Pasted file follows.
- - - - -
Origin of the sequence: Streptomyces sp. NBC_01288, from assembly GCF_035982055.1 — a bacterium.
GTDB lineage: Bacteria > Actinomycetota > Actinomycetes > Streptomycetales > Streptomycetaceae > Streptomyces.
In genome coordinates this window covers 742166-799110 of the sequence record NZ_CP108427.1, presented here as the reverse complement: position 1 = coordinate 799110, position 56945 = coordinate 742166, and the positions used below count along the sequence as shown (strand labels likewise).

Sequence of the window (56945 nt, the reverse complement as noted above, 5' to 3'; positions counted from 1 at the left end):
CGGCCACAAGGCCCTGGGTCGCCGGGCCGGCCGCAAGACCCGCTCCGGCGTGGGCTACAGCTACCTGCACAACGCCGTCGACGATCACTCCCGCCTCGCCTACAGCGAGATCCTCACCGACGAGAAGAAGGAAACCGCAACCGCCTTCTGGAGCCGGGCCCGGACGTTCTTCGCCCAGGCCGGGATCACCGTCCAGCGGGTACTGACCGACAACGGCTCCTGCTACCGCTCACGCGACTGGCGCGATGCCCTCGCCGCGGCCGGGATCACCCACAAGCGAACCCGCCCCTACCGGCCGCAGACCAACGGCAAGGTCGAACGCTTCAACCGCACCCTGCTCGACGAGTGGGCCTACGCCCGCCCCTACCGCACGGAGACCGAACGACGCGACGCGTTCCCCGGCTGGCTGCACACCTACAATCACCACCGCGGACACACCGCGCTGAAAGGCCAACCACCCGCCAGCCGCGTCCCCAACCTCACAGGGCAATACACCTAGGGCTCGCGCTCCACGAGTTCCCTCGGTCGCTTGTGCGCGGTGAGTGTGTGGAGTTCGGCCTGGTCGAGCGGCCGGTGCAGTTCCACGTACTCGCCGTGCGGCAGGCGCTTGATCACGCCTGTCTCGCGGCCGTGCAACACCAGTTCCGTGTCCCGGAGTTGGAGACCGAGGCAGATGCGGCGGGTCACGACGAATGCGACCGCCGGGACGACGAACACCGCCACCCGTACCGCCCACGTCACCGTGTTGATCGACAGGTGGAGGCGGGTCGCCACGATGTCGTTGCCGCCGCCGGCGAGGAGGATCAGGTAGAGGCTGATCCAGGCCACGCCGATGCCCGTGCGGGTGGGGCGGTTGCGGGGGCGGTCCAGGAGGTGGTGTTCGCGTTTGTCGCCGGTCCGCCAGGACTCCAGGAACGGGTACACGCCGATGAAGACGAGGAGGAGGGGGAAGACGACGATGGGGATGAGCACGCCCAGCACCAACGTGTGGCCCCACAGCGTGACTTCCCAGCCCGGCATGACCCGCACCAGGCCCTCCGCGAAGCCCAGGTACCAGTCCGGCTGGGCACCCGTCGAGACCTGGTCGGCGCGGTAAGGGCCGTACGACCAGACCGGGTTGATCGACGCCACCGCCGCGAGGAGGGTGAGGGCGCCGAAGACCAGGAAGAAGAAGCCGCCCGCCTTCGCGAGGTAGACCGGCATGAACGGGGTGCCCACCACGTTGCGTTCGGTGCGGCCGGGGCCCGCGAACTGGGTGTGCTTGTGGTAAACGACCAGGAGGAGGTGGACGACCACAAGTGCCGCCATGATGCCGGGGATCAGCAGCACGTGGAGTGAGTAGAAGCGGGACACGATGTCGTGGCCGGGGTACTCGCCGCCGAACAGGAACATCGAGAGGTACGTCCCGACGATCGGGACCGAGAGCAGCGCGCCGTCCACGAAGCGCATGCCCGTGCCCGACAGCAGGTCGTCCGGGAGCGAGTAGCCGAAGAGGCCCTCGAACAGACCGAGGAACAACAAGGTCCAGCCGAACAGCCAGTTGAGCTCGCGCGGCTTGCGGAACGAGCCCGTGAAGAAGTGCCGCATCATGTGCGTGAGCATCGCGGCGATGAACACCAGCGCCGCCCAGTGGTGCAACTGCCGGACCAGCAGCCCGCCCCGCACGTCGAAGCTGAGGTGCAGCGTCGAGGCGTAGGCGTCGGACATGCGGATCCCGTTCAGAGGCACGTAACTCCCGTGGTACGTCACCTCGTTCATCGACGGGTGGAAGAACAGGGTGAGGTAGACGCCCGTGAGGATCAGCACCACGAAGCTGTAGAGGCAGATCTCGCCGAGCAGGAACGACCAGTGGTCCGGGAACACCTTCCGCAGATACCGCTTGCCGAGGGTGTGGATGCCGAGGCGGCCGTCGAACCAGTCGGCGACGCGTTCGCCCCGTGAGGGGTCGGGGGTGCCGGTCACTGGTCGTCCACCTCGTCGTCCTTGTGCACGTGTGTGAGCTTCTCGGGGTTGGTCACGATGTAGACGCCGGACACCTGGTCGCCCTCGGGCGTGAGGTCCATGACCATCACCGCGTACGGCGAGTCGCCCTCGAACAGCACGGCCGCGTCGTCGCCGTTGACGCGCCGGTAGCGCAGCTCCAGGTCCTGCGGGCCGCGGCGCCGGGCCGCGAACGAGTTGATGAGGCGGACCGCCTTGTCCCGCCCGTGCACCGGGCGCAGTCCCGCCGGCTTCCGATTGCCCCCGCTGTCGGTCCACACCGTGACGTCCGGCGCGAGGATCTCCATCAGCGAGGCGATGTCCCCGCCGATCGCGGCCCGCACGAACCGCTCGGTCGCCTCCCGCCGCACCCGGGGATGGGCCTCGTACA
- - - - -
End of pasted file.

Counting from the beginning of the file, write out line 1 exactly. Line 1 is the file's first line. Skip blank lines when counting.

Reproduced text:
Origin of the sequence: Streptomyces sp. NBC_01288, from assembly GCF_035982055.1 — a bacterium.